HomeOpinion & AnalysisMuch fasting, prayer for this kind of demon

Much fasting, prayer for this kind of demon

Like no other pastor out there, it was my personal near-death experience some 10 years back. It was my ultimate vulnerability and exposure to the hopeless brink of mortal ruin and the helplessness that brought me to my most sincere encounter with God. In rather grim irony, that most terrifying moment of my life was gold, my life’s most cherished Aha! moment. It is a story for another day.

MATHABELAZITHA/THE ANVIL BY ZIFISO MASIYE

Suffice to point out that I am my greatest testimony, not only of the awesome glory and seamless power of God, but, in regard to this discussion, I am testimony too, of the irresistible pull religions faith associated with those calamitous moments of our lives when we throw in the towel, when resigned surrender of limited human capacity defines us. The real or seeming dead-end of our own human capacity for knowledge, and innovation to create solutions to our recurrent challenges, they say, is often the most authentic beginning of the Christ in all of us. Perhaps that is as it should be.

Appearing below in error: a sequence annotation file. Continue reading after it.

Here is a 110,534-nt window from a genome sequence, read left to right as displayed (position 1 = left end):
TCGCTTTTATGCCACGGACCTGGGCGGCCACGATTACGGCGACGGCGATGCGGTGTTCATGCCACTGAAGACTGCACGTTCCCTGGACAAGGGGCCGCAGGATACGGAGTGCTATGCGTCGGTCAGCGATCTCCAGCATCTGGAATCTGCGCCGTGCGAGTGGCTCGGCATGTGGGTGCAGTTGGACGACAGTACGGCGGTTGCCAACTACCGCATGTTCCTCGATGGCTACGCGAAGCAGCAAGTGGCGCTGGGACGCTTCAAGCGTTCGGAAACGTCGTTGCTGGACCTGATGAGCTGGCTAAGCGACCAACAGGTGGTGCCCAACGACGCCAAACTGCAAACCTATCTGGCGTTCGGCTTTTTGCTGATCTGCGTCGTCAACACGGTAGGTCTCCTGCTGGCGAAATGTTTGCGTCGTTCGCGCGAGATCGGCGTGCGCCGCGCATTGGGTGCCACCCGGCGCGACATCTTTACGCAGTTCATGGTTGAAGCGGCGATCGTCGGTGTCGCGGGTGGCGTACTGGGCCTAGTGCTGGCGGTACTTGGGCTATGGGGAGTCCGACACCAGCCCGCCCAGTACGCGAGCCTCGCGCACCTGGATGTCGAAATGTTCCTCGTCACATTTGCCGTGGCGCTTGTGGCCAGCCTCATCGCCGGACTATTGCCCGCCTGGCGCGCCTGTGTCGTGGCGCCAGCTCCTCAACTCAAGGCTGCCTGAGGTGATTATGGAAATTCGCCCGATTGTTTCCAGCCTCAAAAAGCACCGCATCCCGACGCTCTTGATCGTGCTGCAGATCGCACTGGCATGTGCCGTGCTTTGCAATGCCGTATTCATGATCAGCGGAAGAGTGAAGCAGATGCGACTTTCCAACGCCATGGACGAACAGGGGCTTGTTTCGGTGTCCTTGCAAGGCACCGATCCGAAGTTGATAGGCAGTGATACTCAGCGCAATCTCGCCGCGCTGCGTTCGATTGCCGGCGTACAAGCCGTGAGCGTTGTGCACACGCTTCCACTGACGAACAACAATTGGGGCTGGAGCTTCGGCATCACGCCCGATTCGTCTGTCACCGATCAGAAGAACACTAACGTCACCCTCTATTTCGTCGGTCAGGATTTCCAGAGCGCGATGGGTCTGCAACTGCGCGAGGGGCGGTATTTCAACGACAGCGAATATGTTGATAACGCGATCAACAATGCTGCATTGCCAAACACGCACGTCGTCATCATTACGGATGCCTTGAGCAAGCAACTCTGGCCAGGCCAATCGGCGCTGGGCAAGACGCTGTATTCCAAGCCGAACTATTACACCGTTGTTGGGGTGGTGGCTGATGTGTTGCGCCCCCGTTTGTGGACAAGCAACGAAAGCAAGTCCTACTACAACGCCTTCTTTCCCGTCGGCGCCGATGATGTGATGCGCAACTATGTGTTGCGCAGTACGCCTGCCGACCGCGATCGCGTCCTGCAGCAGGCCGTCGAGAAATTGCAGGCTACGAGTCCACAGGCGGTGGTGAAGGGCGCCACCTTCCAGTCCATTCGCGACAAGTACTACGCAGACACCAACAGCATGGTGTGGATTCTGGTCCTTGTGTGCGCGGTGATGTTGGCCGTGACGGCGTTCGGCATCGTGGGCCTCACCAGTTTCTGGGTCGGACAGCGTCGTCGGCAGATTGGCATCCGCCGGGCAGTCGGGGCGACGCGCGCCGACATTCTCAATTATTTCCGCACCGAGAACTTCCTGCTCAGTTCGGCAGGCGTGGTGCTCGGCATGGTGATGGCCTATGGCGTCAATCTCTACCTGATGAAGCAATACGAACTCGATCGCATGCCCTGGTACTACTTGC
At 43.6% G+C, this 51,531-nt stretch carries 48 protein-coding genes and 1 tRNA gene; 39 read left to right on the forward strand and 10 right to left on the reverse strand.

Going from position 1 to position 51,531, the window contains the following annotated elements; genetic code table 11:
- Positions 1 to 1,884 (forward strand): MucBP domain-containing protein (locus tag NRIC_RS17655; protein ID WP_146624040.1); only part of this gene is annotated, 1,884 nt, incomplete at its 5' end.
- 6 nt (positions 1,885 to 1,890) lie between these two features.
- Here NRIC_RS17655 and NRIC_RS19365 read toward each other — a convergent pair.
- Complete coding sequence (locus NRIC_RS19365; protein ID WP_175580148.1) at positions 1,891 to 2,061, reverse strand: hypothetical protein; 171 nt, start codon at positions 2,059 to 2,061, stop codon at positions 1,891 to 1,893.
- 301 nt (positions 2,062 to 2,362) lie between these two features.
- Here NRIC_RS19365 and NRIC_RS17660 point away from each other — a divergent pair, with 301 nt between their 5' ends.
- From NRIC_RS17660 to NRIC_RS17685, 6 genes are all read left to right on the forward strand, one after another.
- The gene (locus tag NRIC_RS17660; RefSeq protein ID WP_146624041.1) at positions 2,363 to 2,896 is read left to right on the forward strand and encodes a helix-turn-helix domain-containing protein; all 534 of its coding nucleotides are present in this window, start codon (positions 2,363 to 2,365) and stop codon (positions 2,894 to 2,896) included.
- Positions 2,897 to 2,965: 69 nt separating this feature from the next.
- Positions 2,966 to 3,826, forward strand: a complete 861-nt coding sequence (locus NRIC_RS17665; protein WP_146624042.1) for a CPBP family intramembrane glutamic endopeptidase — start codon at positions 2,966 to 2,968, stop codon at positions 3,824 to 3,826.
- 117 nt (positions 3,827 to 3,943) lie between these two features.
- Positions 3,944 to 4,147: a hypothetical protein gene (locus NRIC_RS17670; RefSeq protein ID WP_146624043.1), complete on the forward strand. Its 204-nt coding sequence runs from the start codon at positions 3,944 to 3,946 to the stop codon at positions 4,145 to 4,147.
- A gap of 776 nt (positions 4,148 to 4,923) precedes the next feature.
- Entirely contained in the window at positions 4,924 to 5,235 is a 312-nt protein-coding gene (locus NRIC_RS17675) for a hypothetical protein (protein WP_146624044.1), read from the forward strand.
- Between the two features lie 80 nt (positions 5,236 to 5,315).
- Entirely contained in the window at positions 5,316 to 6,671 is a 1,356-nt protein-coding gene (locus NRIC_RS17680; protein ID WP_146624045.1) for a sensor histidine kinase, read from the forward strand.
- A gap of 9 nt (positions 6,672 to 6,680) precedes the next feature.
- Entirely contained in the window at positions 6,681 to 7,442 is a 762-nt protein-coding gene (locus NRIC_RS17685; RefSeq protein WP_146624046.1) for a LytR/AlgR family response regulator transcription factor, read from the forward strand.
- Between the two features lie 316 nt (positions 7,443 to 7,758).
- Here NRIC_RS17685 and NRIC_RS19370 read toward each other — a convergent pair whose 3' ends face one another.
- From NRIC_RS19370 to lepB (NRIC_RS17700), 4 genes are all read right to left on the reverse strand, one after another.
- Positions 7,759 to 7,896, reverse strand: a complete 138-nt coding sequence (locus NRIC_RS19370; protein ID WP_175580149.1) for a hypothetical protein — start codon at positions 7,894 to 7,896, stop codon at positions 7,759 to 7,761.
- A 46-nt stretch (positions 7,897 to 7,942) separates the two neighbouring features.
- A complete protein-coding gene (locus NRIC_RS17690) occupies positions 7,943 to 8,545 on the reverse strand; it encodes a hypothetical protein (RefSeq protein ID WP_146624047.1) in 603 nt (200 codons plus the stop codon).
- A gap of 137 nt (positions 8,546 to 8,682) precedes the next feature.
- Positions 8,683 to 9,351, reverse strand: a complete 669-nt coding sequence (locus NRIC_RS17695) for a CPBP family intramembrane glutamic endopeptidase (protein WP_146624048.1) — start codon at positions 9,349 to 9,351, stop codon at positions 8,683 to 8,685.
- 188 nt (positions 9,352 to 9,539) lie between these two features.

I don’t know if it’s just me or this is a commonly felt trend. Friday’s presidential election judgement by Chief Justice Luke Malaba was received with some bitter-sweet, but overwhelming sense of resignation, that sinking feeling of “Only God can ever deliver Zimbabwe!” The humbling reverence of God and the unerring deference to a higher deity in media platforms of all manner this week, by winning and by whining candidates and by knock-kneed citizens alike, is a mirror of the jaded energies of human capacity and yielding competence of civic endeavour that has increasingly characterised our political arena in recent times.

When our most courageous warriors abandon ship, when the most colourful of the watchdogs of governance failure and hitherto fearless defenders of civil liberties are reduced [or is it “elevated”] to prayer, faith and idolatory; when an invariably apologetic church ministry becomes the louder player in political conflict and the fight for social justice than a bold and unwavering civil society, then you know, the poo has hit the fan.

My friend of a less Christian persuasion likens this resigned Zimbabwean drama rather callously to the massive conversion of women-folk at some specific stage of their married lives to fervent Christianity. He reckons that a useful indicator of failed marital bliss is the extent to which so many of us African husbands have driven our beautiful wives, midway into our marriages from all their treasured youthful hobbies, their childhood dreams and pursuits to the resigned sanctuary of the church and mundane burial society chores. As marital abuse increases, he argues, so do the numbers of women in places of worship!